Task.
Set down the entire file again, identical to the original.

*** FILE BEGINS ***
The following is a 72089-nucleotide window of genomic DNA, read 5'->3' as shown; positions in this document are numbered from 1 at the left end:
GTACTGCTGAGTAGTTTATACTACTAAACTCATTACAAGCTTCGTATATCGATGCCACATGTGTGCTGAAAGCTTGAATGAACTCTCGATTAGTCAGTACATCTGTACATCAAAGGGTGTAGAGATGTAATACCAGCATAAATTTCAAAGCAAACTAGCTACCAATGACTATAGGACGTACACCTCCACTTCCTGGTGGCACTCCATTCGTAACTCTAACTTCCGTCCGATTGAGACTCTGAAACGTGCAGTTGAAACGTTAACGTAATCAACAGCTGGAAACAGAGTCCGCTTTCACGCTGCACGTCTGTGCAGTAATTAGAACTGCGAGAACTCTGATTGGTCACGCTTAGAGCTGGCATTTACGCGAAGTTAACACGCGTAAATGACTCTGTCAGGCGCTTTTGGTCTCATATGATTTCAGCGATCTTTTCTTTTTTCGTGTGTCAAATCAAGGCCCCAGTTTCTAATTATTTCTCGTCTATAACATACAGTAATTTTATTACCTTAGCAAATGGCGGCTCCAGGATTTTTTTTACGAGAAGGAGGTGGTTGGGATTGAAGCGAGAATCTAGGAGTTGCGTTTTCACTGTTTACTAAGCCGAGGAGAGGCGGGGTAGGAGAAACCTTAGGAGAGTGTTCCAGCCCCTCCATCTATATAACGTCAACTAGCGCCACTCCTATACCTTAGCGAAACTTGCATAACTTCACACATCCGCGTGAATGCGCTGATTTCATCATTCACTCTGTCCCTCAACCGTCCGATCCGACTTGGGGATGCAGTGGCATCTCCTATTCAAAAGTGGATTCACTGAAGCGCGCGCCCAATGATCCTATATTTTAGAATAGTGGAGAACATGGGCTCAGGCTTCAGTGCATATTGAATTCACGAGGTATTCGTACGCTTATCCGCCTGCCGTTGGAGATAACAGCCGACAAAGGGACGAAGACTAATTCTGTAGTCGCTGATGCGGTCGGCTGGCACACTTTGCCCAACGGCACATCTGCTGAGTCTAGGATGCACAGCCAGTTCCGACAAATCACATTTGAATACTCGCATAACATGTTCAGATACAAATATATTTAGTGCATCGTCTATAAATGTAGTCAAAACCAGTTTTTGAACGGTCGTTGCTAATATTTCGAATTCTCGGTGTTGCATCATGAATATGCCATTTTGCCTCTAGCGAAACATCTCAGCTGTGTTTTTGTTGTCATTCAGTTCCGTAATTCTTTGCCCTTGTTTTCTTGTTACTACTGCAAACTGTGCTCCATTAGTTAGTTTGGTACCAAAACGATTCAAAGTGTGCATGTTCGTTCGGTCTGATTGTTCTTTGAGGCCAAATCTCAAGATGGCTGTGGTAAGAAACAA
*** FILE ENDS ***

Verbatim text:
The following is a 72089-nucleotide window of genomic DNA, read 5'->3' as shown; positions in this document are numbered from 1 at the left end:
GTACTGCTGAGTAGTTTATACTACTAAACTCATTACAAGCTTCGTATATCGATGCCACATGTGTGCTGAAAGCTTGAATGAACTCTCGATTAGTCAGTACATCTGTACATCAAAGGGTGTAGAGATGTAATACCAGCATAAATTTCAAAGCAAACTAGCTACCAATGACTATAGGACGTACACCTCCACTTCCTGGTGGCACTCCATTCGTAACTCTAACTTCCGTCCGATTGAGACTCTGAAACGTGCAGTTGAAACGTTAACGTAATCAACAGCTGGAAACAGAGTCCGCTTTCACGCTGCACGTCTGTGCAGTAATTAGAACTGCGAGAACTCTGATTGGTCACGCTTAGAGCTGGCATTTACGCGAAGTTAACACGCGTAAATGACTCTGTCAGGCGCTTTTGGTCTCATATGATTTCAGCGATCTTTTCTTTTTTCGTGTGTCAAATCAAGGCCCCAGTTTCTAATTATTTCTCGTCTATAACATACAGTAATTTTATTACCTTAGCAAATGGCGGCTCCAGGATTTTTTTTACGAGAAGGAGGTGGTTGGGATTGAAGCGAGAATCTAGGAGTTGCGTTTTCACTGTTTACTAAGCCGAGGAGAGGCGGGGTAGGAGAAACCTTAGGAGAGTGTTCCAGCCCCTCCATCTATATAACGTCAACTAGCGCCACTCCTATACCTTAGCGAAACTTGCATAACTTCACACATCCGCGTGAATGCGCTGATTTCATCATTCACTCTGTCCCTCAACCGTCCGATCCGACTTGGGGATGCAGTGGCATCTCCTATTCAAAAGTGGATTCACTGAAGCGCGCGCCCAATGATCCTATATTTTAGAATAGTGGAGAACATGGGCTCAGGCTTCAGTGCATATTGAATTCACGAGGTATTCGTACGCTTATCCGCCTGCCGTTGGAGATAACAGCCGACAAAGGGACGAAGACTAATTCTGTAGTCGCTGATGCGGTCGGCTGGCACACTTTGCCCAACGGCACATCTGCTGAGTCTAGGATGCACAGCCAGTTCCGACAAATCACATTTGAATACTCGCATAACATGTTCAGATACAAATATATTTAGTGCATCGTCTATAAATGTAGTCAAAACCAGTTTTTGAACGGTCGTTGCTAATATTTCGAATTCTCGGTGTTGCATCATGAATATGCCATTTTGCCTCTAGCGAAACATCTCAGCTGTGTTTTTGTTGTCATTCAGTTCCGTAATTCTTTGCCCTTGTTTTCTTGTTACTACTGCAAACTGTGCTCCATTAGTTAGTTTGGTACCAAAACGATTCAAAGTGTGCATGTTCGTTCGGTCTGATTGTTCTTTGAGGCCAAATCTCAAGATGGCTGTGGTAAGAAACAA